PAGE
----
Education  |   February 2013
Images in Anesthesiology: Vertebral Osteomyelitis
Author Affiliations
  • David W. Barbara, M.D.
    Department of Anesthesiology, Mayo Clinic College of Medicine, Rochester, Minnesota.
Article Information
Education / Airway Management / Central and Peripheral Nervous Systems / Gastrointestinal and Hepatic Systems / Respiratory System / Technology / Equipment / Monitoring
Education   |   February 2013
Images in Anesthesiology: Vertebral Osteomyelitis
Anesthesiology 02 2013, Vol.118, 443. doi:10.1097/ALN.0b013e31826901b7
Anesthesiology 02 2013, Vol.118, 443. doi:10.1097/ALN.0b013e31826901b7
A 53-YR-OLD man with esophageal cancer who underwent a previous transhiatal esophagectomy which was complicated by chronic aspiration presented to our Institation with neck pain and progressive spine deformity. Noncontrast sagittal reformat computerized tomography (fig. A) and T2 weighted fat saturated sagittally acquired magnetic resonance imaging (fig. B) revealed severe cervicothoracic kyphosis with nearly complete collapse of T1 and T2 vertebral bodies and associated surrounding changes of chronic osteomyelitis. No radiographic spinal cord compromise was identified, and he demonstrated an intact neurologic examination. Prevertebral fistula formation and vertebral osteomyelitis were diagnosed. A halo brace was placed in preparation for fistula takedown and staged C4-T4 decompression with fusion.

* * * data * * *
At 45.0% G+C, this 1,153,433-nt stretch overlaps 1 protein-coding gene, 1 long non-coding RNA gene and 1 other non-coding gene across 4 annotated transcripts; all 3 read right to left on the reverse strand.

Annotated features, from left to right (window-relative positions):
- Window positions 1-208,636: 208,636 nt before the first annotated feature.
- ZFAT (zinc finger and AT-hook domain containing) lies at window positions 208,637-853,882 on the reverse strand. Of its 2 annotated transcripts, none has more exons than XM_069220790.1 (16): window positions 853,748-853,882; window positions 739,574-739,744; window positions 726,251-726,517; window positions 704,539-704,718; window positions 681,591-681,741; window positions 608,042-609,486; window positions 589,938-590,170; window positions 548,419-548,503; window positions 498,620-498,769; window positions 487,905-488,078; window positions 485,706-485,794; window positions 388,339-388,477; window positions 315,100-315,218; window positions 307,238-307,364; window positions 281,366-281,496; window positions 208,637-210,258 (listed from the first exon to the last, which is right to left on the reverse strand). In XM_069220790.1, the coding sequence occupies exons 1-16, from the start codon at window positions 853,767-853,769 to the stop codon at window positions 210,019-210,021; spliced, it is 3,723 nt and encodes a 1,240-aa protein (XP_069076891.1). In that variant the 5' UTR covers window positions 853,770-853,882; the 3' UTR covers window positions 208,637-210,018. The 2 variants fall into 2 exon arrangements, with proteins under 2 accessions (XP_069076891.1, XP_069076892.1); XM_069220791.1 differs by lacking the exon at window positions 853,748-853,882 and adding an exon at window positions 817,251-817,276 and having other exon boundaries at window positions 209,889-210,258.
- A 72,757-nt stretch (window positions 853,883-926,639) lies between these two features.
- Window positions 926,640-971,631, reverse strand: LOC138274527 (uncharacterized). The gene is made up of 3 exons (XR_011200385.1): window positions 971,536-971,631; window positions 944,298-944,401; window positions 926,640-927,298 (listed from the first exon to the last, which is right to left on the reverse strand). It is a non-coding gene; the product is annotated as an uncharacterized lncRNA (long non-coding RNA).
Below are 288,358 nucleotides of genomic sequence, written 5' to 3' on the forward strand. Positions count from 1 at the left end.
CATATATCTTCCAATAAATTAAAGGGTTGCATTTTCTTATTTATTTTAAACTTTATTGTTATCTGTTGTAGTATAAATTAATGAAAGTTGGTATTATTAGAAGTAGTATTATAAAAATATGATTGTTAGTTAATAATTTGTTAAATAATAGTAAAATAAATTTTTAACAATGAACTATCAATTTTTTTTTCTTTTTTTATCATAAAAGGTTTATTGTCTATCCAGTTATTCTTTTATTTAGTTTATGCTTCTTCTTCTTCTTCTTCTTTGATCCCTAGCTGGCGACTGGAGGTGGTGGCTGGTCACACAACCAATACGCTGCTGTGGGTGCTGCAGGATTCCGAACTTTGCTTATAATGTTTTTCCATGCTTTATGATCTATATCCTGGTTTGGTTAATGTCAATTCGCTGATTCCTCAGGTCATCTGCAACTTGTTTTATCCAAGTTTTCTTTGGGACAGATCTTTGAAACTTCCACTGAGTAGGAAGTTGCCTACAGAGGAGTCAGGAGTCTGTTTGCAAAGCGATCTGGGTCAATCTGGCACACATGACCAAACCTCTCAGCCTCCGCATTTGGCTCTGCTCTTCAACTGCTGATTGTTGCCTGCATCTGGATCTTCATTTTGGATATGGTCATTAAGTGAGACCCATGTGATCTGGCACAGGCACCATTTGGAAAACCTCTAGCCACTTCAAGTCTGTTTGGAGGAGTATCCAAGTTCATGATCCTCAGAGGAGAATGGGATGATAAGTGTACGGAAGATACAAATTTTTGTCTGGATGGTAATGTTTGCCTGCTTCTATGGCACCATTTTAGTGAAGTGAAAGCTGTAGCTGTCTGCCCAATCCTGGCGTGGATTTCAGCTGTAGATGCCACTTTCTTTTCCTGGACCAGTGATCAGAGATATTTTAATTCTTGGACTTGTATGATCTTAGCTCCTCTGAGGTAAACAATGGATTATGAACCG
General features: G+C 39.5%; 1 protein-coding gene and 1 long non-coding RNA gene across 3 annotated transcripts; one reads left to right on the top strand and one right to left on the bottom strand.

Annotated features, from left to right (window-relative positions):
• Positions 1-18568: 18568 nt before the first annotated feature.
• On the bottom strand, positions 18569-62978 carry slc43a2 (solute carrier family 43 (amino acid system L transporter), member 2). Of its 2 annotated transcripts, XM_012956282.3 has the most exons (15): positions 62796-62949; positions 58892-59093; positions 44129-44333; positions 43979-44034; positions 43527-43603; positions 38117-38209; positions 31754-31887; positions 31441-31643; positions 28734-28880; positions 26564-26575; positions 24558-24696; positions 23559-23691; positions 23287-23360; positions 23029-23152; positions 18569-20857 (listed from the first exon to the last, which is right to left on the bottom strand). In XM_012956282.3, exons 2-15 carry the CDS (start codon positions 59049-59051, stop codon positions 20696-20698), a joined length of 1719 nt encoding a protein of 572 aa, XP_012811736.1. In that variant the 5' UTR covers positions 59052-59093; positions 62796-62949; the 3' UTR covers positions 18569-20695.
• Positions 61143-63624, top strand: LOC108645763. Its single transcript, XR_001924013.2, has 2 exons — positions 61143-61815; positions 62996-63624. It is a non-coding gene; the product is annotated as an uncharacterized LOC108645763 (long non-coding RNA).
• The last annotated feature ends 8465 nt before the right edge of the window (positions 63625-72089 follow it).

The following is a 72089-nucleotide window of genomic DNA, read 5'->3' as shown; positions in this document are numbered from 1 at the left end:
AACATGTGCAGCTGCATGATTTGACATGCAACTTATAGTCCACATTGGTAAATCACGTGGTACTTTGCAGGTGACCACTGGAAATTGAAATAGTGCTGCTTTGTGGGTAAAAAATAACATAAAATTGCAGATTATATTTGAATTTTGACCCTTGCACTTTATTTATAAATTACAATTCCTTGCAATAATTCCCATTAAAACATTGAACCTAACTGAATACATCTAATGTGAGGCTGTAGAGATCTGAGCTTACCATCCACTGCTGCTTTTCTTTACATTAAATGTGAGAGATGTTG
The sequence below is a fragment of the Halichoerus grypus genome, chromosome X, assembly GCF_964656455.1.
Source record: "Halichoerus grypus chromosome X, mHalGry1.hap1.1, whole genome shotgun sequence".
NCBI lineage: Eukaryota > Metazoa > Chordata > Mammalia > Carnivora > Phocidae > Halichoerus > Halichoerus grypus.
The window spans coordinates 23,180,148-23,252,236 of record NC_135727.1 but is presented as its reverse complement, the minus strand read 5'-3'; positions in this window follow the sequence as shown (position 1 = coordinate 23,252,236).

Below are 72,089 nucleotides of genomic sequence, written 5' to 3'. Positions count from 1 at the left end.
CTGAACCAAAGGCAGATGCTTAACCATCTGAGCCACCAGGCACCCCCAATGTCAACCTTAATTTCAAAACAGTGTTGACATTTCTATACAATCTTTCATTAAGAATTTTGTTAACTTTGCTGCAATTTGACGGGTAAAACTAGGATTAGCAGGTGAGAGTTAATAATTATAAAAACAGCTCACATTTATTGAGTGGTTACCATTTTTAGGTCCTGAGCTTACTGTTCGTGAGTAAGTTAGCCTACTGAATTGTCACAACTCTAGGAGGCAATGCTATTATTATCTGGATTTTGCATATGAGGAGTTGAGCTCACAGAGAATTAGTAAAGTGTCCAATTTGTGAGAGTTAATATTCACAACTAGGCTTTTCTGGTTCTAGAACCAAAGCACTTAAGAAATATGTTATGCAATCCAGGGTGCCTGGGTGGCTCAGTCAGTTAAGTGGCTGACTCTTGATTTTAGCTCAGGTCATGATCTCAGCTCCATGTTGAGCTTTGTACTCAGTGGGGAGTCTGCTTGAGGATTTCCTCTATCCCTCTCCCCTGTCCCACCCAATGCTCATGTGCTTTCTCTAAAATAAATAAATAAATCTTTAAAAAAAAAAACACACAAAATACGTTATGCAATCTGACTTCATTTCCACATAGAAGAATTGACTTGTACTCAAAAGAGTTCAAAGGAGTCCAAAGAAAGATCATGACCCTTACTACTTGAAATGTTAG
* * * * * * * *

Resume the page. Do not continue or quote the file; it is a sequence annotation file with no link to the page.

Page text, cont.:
At the first of his definitive procedures, the airway examination demonstrated a halo brace, limited (2.5 cm) mouth opening, upper and lower dentures, Mallampati IV, and copious secretions. Given his airway examination and to eliminate any spinal movement, an awake oral fiberoptic intubation was chosen to secure the airway. Glycopyrolate and midazolam were administered. The airway was topicalized with nebulized 2% lidocaine. With the patient sitting with the halo brace, oral fiberoptic intubation was successful following multiple attempts with difficult vocal cord visualization because of severe anatomical distortion and copious secretions. The procedure was otherwise uneventful, and he eventually received a tracheostomy.
The majority of patients with vertebral osteomyelitis do not require surgical treatment1; however, when brought to the operative environment they present many challenges to anesthesiologists.2,3 One series reported awake fiberoptic intubation in 39% of cervical spine surgery patients because of spinal instability, myelopathy, or spinal stenosis.2 Patients with spinal instability and deformity require airway management individualized to both preservation of spinal cord integrity and difficult airway anticipation.
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